Postgraduate student recognised for fungal genetics research
28 April 2015
A PhD student based in the lab of Professor Gary Foster and Dr Andy Bailey (School of Biological Sciences) has won a poster award from the Genetics Society of America (GSA) for research into the development of antibiotics derived from fungus.
Fabrizio Alberti was recognised for his poster, ‘Reconstruction of the biosynthetic pathway for the diterpene antibiotic pleuromutilin in the secondary host Aspergillus oryzae’, which he presented at the 28th Fungal Genetics Conference in California earlier this month.
Antibiotic resistance is currently recognised as one of the major threats to global health security by the World Health Organization. Possible solutions to tackle this problem can be found by either discovering new drugs or manipulating and enhancing production of those that are currently unexploited. Fungi are a natural source of antibiotics, such as the famous case of penicillin and fungi of the genus Penicillium.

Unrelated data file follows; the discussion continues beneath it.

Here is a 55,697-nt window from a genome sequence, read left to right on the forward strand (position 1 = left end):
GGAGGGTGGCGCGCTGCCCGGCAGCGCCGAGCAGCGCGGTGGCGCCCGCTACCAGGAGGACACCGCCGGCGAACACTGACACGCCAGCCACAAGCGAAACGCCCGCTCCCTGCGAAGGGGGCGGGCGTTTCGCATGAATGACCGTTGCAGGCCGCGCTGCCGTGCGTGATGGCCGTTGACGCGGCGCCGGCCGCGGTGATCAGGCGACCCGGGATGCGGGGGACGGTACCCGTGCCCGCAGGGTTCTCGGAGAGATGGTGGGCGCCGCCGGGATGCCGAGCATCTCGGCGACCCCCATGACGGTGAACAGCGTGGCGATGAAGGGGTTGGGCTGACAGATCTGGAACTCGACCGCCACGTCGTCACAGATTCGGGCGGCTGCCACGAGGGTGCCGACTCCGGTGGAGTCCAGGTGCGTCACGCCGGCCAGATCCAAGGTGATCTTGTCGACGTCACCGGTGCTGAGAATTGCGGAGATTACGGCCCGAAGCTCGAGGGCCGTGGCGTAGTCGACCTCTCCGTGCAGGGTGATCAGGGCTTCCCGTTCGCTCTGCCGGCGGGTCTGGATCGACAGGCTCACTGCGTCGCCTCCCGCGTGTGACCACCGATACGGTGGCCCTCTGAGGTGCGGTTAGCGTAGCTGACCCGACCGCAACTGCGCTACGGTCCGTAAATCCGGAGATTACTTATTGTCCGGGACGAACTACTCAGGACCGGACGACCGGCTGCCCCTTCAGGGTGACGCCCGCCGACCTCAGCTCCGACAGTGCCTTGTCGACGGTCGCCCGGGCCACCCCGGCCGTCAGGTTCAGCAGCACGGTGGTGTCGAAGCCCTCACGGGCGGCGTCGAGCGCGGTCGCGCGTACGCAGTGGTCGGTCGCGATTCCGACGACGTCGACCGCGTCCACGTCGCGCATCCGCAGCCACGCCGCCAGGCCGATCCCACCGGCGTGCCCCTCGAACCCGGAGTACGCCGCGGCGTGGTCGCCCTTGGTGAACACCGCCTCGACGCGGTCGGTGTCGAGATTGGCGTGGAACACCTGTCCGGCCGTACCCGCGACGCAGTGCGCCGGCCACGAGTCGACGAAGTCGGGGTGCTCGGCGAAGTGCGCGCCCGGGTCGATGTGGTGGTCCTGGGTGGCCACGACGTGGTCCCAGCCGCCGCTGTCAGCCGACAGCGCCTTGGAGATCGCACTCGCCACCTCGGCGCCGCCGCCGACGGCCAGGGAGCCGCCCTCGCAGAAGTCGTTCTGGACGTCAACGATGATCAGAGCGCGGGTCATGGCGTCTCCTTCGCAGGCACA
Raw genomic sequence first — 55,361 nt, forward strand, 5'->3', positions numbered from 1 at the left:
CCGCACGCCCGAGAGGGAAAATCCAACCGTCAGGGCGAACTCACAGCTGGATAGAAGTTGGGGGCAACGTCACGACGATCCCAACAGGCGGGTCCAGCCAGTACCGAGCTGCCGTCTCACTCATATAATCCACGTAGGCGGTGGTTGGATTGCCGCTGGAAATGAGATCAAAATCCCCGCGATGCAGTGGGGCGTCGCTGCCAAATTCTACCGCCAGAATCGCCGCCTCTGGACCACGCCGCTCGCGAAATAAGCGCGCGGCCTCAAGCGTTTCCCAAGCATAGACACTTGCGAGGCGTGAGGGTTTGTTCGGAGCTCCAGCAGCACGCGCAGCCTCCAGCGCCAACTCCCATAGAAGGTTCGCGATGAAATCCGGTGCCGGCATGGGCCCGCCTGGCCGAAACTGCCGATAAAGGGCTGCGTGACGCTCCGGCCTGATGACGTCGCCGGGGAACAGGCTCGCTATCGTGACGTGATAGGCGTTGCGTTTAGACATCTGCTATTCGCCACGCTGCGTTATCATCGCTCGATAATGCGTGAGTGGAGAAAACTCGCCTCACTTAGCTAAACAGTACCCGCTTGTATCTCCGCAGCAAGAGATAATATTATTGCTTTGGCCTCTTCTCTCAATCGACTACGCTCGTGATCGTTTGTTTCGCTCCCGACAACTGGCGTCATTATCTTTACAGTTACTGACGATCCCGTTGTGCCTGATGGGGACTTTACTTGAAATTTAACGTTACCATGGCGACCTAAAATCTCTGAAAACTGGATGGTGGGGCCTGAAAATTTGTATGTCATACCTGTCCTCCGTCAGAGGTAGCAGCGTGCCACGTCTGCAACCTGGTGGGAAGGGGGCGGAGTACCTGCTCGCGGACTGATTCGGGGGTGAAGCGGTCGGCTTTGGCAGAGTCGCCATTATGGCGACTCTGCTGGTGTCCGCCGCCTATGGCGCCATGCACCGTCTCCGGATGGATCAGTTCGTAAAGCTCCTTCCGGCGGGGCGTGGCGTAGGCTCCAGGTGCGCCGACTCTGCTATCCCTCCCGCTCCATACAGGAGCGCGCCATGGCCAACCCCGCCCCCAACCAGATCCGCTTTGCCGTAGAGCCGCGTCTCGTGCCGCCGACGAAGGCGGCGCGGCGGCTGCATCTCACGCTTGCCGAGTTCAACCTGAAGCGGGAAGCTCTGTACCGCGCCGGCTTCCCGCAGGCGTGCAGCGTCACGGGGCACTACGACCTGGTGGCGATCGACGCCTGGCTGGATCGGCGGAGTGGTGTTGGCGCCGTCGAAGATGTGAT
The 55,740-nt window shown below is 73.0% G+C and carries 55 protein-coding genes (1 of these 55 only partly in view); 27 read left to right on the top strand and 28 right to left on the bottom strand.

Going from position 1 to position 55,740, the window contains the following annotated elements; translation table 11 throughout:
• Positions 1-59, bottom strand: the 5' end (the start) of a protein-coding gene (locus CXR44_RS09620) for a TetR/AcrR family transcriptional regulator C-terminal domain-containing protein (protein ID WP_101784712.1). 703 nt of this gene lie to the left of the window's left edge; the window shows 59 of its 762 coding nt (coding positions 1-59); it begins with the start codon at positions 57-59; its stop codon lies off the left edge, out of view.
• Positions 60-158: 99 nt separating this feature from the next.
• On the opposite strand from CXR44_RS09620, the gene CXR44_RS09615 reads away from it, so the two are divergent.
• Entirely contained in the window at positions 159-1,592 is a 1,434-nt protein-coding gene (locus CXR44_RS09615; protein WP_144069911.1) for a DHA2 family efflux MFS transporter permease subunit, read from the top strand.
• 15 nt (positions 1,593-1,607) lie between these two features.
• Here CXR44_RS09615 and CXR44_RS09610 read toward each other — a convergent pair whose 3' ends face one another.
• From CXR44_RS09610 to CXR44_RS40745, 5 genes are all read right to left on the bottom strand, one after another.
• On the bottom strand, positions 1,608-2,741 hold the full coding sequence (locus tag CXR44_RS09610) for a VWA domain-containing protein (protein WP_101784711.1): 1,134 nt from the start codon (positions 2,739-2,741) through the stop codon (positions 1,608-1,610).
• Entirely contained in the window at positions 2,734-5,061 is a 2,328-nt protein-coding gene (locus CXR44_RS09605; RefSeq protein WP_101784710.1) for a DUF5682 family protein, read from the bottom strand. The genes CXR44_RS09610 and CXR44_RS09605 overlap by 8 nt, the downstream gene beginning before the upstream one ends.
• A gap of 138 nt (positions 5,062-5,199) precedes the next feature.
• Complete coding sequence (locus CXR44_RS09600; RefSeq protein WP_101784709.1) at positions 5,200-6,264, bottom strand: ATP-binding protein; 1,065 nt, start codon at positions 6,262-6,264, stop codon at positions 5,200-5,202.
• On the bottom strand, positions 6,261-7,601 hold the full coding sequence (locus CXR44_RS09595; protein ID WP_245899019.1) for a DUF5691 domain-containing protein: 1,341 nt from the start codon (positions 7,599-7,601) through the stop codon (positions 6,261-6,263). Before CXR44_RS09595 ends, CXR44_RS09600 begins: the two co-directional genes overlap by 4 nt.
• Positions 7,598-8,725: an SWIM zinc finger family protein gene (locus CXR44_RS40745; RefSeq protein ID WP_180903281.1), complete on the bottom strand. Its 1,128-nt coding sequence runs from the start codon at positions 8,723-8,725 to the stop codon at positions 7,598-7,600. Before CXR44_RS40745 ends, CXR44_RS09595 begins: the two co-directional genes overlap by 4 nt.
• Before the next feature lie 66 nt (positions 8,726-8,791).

Alberti’s research focuses on an antibiotic called pleuromutilin, which is also produced by a fungus (Clitopilus passeckerianus), and is active against the multidrug-resistant human pathogen MRSA. In order to provide a more cost-effective and flexible method of producing this antibiotic, Alberti and colleagues have used synthetic biology and genetic engineering techniques to recreate biosynthesis of the antibiotic pleuromutilin in another fungal host that is more amenable to growing in large-scale fermenters.
‘We are thrilled to see so many early career researchers making substantive contributions to field of fungal genetics’, said Adam P. Fagen, GSA’s Executive Director. ‘These talented scientists shared some exciting research advancements during the conference, which encouraged communication and collaboration across the meeting.’
The conference encourages communication and collaboration between researchers interested in genomics, gene regulation, cell biology and development, evolutionary biology, fungal-host interactions and biotechnology. Nearly 1,000 researchers attended the meeting, and the winning posters were selected by a panel of leading researchers.